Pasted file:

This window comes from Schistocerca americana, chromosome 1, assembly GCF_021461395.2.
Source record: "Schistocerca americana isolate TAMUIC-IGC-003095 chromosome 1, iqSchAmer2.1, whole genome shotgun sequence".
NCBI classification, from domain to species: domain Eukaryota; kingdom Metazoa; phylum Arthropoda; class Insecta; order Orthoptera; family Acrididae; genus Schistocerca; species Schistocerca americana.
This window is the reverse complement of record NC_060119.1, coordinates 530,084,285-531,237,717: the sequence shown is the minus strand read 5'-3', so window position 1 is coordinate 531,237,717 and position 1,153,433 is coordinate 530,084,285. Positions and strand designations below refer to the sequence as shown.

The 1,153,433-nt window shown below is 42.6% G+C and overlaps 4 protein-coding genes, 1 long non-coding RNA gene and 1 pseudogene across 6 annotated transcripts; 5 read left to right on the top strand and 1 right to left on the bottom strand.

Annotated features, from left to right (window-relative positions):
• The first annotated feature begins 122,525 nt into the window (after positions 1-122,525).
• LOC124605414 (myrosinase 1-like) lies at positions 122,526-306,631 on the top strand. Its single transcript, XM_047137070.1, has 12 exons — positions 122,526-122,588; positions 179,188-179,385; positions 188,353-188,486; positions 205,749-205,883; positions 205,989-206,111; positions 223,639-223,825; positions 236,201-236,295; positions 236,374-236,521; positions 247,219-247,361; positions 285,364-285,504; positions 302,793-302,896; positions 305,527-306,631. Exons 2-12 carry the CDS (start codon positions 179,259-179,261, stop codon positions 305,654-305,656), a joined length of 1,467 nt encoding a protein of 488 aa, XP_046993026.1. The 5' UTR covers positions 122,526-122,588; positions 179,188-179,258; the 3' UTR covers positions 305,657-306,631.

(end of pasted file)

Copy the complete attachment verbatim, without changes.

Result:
This window comes from Schistocerca americana, chromosome 1, assembly GCF_021461395.2.
Source record: "Schistocerca americana isolate TAMUIC-IGC-003095 chromosome 1, iqSchAmer2.1, whole genome shotgun sequence".
NCBI classification, from domain to species: domain Eukaryota; kingdom Metazoa; phylum Arthropoda; class Insecta; order Orthoptera; family Acrididae; genus Schistocerca; species Schistocerca americana.
This window is the reverse complement of record NC_060119.1, coordinates 530,084,285-531,237,717: the sequence shown is the minus strand read 5'-3', so window position 1 is coordinate 531,237,717 and position 1,153,433 is coordinate 530,084,285. Positions and strand designations below refer to the sequence as shown.

The 1,153,433-nt window shown below is 42.6% G+C and overlaps 4 protein-coding genes, 1 long non-coding RNA gene and 1 pseudogene across 6 annotated transcripts; 5 read left to right on the top strand and 1 right to left on the bottom strand.

Annotated features, from left to right (window-relative positions):
• The first annotated feature begins 122,525 nt into the window (after positions 1-122,525).
• LOC124605414 (myrosinase 1-like) lies at positions 122,526-306,631 on the top strand. Its single transcript, XM_047137070.1, has 12 exons — positions 122,526-122,588; positions 179,188-179,385; positions 188,353-188,486; positions 205,749-205,883; positions 205,989-206,111; positions 223,639-223,825; positions 236,201-236,295; positions 236,374-236,521; positions 247,219-247,361; positions 285,364-285,504; positions 302,793-302,896; positions 305,527-306,631. Exons 2-12 carry the CDS (start codon positions 179,259-179,261, stop codon positions 305,654-305,656), a joined length of 1,467 nt encoding a protein of 488 aa, XP_046993026.1. The 5' UTR covers positions 122,526-122,588; positions 179,188-179,258; the 3' UTR covers positions 305,657-306,631.